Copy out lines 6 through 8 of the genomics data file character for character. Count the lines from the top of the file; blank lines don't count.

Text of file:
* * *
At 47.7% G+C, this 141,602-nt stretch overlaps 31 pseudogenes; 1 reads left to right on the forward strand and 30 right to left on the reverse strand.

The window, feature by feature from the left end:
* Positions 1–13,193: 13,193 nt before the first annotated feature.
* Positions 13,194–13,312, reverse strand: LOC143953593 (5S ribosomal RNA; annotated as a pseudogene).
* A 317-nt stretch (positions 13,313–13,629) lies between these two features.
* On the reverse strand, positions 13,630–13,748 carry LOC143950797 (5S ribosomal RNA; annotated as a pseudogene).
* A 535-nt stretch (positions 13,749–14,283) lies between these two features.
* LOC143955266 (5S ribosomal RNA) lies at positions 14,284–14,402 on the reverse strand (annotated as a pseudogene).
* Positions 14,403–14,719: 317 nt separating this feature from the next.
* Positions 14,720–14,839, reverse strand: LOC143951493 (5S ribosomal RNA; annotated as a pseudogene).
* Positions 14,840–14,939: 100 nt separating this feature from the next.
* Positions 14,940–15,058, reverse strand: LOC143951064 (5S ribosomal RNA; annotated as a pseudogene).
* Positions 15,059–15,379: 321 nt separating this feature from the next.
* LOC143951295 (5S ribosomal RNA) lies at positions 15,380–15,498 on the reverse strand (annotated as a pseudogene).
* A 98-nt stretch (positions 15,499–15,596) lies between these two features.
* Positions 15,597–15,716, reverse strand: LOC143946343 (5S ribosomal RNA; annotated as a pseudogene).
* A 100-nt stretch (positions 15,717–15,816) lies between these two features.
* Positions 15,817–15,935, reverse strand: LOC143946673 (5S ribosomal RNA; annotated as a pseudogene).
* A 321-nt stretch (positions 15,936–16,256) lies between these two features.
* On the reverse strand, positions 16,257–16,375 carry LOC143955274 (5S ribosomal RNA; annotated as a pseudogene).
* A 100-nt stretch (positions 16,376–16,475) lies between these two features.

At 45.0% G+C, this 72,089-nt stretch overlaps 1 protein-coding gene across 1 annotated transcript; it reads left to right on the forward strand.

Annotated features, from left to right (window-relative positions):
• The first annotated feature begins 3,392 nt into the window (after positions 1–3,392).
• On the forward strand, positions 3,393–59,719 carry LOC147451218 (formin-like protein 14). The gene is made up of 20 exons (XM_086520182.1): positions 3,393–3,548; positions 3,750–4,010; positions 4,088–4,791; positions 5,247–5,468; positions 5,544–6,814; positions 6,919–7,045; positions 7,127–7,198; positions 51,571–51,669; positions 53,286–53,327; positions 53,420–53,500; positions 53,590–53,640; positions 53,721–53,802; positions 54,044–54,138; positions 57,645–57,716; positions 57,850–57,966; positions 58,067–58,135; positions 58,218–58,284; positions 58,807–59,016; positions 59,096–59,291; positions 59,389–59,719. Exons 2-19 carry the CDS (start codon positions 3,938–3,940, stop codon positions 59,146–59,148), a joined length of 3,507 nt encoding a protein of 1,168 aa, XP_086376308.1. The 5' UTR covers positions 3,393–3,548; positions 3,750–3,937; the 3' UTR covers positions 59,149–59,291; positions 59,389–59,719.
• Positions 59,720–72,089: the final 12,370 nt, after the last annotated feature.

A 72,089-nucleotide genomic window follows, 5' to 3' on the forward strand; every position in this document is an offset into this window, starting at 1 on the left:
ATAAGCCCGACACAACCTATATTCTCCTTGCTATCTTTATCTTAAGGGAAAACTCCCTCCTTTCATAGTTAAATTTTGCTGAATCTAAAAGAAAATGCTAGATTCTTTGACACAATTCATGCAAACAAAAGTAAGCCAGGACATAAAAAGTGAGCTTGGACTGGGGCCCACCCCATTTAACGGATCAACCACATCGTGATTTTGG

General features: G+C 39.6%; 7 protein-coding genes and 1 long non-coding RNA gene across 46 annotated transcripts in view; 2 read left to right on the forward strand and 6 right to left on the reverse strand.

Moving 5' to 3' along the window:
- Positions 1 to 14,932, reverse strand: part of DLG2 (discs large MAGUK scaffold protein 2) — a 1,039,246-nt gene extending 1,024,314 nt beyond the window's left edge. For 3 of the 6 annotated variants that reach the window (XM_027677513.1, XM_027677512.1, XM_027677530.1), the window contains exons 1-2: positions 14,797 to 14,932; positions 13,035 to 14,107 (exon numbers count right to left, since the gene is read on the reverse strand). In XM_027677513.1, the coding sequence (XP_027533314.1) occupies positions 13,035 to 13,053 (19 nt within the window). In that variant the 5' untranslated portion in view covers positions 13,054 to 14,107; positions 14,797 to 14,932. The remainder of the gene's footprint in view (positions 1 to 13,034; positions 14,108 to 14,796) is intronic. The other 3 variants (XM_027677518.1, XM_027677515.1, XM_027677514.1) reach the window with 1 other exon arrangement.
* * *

* On the reverse strand, positions 13,630–13,748 carry LOC143950797 (5S ribosomal RNA; annotated as a pseudogene).
* A 535-nt stretch (positions 13,749–14,283) lies between these two features.
* LOC143955266 (5S ribosomal RNA) lies at positions 14,284–14,402 on the reverse strand (annotated as a pseudogene).